Handling GTFS Blocks Part 1: Introduction

Transit agencies will almost always use each bus/train/tram continuously for an entire service day (or for some portion of it). Because a single trip on a single route may only take 30 minutes or an hour, each vehicle will perform potentially many trips in one day.

In some cases, the vehicle will just go back and forth on the same route. In other cases, once it reaches a certain point it will change its number. Sometimes passengers won’t know the route has changed; other times they will need to disembark and the vehicle may wait 20 or 30 minutes before starting its next trip.

In any case, transit agencies can represent the subsequent trips a single vehicle takes using the block_id field in GTFS. For instance, let’s look at the following screenshots from TransitTimes Adelaide.

This screenshot represents a single vehicle servicing two trips, each of a separate route. The first route (171) finishes at the shown stop, where its headsign number becomes 174.

It’s important as a developer to make use of this information if it is available, since patrons may be confused if your trip planner tells them to change buses if they don’t need to. Unfortunately, not all transit agencies provide this information (such as Transperth), but when the information is available to use we make use of it in TransitTimes!

While this is only an introduction to GTFS blocks, we’ll be posting various articles about good ways to make use of this field based on our experiences with TransitTimes. This will includes strategies for validating blocks, and how to optimize the data for quicker search.

Feed Challenges: Adelaide Metro

Despite the GTFS specification defining how agencies should publish their transit data, every agency has different needs and structures, and therefore use and interpret the specification how it best suits them. Each post in this series discusses how a single agency structures their feed and highlights things to be aware of. It’s also worth noting that GTFS has changed over the years, and once an agency is setup using GTFS, they are typically reluctant to update their feed to reflect spec changes.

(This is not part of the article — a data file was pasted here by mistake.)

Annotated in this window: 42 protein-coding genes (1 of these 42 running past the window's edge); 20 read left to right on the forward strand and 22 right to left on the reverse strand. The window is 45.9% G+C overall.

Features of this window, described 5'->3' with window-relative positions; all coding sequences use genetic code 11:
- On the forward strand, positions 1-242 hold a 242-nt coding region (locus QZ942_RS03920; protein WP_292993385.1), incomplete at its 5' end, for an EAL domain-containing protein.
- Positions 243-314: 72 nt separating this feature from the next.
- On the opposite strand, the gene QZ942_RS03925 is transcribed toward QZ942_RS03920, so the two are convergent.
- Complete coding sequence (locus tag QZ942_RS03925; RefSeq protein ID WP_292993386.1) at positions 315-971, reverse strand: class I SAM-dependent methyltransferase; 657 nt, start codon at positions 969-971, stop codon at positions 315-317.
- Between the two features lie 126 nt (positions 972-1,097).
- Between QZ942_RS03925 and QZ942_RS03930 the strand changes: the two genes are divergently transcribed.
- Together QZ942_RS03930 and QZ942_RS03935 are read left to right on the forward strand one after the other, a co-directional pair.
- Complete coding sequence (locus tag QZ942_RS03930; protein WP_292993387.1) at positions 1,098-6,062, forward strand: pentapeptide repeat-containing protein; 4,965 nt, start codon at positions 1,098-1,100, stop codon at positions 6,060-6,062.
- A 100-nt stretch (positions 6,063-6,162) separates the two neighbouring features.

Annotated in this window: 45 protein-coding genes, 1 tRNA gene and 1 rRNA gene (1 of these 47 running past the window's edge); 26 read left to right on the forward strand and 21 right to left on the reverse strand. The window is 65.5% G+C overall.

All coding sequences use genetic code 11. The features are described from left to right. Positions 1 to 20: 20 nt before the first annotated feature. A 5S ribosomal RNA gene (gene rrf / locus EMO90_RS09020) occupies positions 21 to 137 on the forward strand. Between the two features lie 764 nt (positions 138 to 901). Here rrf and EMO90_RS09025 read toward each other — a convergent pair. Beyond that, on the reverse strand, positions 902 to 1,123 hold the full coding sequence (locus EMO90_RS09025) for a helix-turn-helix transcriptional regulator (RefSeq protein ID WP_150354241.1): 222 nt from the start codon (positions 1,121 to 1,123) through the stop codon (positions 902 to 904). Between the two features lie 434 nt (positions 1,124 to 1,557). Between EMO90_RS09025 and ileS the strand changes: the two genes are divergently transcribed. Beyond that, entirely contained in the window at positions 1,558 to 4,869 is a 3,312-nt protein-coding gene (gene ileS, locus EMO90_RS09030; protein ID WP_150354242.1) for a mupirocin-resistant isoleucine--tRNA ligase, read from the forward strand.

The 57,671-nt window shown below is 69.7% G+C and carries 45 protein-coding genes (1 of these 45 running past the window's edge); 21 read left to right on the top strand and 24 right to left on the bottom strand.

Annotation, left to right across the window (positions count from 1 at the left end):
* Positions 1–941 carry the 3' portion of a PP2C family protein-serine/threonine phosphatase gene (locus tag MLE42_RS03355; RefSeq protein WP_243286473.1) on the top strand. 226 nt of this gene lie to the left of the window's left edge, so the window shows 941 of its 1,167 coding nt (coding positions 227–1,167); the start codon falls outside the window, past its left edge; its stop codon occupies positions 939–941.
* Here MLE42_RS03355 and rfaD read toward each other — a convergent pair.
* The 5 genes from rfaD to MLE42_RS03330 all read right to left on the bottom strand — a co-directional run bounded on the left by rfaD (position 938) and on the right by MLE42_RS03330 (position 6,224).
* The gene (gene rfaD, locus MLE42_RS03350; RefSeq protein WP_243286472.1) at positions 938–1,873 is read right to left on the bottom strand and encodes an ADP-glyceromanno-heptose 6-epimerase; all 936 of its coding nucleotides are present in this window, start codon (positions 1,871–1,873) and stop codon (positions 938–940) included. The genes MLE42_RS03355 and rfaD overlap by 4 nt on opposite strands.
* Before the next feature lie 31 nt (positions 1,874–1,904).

The feed from Adelaide Metro was the first that TransitTimes made use of, and therefore is treated is somewhat of a “baseline” feed.

This is also one of the most complete feeds we’ve encountered. That is, it’s required the least amount of massaging to get into a consistent format.

Trip Blocks

Initially, Adelaide Metro did not include block information in their feed, but they worked quickly to include this information. One of them problems with how they included this however, was that they re-used block IDs for unrelated blocks.

To overcome, we now check all trips in a block to ensure the “join” between each trip makes sense. That is, the final stop time of one trip and the first stop time of the next occur near each other (within a threshold of, say, X metres), and they must occur within Y minutes of each.

I’ll be posting on this blog in the future of further enhancements we’ve made to the block system to make searching much faster and simpler.

Time Points

Adelaide Metro include information about timed points in their stop_times.txt file, which is a really good addition, despite not being an official part of the specification.

When transit agencies release timetables, they don’t typically list every single stop in a trip, due to the sheer numbers. Instead, a selection of key stops are listed with times that drivers try to keep to.

This data is included in the feed using an extra column called timepoint. If the stop time represents a timed point on the timetable, the value is 1, otherwise the value is 0.

Note: TransitTimes does not currently make use of timed points but we hope to include this in an upcoming version

Overall Pros

  • Adhere closely to GTFS specification
  • Provide block and direction information
  • Include time point information
  • Provide accurate route colours
  • Use calendar and calendar dates appropriately (many agencies provide excessive records and don’t use these files as intended)

Overall Cons

I can’t really fault this feed. The only thing I would like to see are a few stop naming inconsistencies and various spelling mistakes fixed.

Another addition that would be nice is to use the “parent station” functionality to differentiate between platforms at train stations so TransitTimes users know which platform to head to.